This week we make a departure from our normal preview of old Kansas City cards and take a look at a vintage Hollywood California postcard of the fabulous Earl Carroll Theater at Hollywood Boulevard and Argyle.
Fear not history buffs, this wonderful example of Art Deco Modernism is still standing and in largely pristine condition inside and out.
The linen postcard bears the description as “a gay night spot of Hollywood California.”
The Earl Carroll theater opened with much fanfare the day after Christmas in 1938. Carroll was a master showman and film producer whose credits included “Murder at the Vanities” (1933), “Stowaway” (1936), “Love is News” (1937), and “A Night at Earl Carroll’s” (1940).
The large neon face on the front façade of the theater is that of Beryl Wallace, one of the famous Earl Carroll Girls. Around the image of Wallace’s head is the phrase: “Thru these portals pass the most beautiful girls in the world,” a testament to Carroll’s beautiful showgirls who danced in his theaters in Los Angeles and New York City. The exterior wall that fronts Hollywood Boulevard was known as the “wall of fame” and bore plaques that were signed by major stars such as Bing Crosby, Roy Rogers and Clark Gable.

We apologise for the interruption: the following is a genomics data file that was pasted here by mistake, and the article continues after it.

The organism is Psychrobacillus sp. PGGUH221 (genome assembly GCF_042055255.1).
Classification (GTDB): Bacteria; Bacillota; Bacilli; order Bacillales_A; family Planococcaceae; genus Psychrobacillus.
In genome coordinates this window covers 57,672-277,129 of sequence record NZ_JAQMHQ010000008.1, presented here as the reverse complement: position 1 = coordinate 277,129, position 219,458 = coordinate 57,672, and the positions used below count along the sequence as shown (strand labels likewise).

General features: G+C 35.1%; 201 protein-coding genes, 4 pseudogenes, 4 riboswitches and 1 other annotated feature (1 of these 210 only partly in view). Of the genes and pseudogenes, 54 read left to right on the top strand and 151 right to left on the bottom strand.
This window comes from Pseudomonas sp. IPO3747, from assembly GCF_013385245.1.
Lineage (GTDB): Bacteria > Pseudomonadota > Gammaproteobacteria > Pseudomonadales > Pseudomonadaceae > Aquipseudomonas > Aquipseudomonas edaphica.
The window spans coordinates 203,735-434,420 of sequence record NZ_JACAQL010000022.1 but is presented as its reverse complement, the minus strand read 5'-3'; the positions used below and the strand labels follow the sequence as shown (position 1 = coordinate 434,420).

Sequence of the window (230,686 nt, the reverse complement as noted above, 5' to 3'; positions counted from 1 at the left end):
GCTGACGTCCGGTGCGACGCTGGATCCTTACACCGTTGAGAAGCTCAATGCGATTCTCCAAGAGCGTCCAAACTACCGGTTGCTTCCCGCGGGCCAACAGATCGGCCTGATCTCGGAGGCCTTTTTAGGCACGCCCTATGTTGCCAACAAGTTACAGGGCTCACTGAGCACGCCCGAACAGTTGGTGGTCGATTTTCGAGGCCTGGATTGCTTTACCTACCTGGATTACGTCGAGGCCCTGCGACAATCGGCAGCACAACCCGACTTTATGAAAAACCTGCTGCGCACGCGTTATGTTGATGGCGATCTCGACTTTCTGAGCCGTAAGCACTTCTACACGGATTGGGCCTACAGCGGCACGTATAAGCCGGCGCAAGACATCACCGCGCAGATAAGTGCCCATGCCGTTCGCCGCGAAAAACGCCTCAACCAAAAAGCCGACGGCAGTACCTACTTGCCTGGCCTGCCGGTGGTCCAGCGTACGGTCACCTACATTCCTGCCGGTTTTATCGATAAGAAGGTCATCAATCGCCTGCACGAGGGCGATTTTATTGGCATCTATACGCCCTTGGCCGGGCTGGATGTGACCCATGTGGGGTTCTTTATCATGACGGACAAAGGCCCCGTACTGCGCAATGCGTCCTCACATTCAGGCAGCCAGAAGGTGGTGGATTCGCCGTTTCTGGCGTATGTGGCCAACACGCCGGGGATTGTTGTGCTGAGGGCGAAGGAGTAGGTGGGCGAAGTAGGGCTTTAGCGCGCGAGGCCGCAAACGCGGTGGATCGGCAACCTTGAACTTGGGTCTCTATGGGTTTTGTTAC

Following the death of Carroll and Wallace in a 1948 plane crash, the theater was sold and fell on hard times. During the early 1950s it became the Frank Sennes Moulin Rouge Nightclub. During the 1950s it was used by various TV production studios, including the Ralph Edwards hit “Queen For A Day.”
In 1968, it was renamed the Hullabaloo Theater and was the venue for such rock and roll acts as Chad and Jeremy, Paul Revere and the Raiders and other 1960s pop icons. It even donned psychedelic paint and designs on its exterior for a run of the play “Hair.”
In 1997, the Nickelodeon Studios purchased the building and used it to produce shows such at iCarly. The missing plaques from the wall of fame were passed from collector to collector and were ultimately auctioned off in 1989 to1990. Two plaques, those bearing the names of Norma Shearer and Amos ‘n’ Andy, were given to the long-time caretaker of the building.
The lobby of the lavish theater was a stellar example of Art Deco architecture that featured mirrors, art and milk glass. Streamlined features throughout have been miraculously preserved and remains largely in original and pristine condition.
In 2016, the building received Historic Cultural Monument Status and is currently being restored, with completion projected by the end of 2019.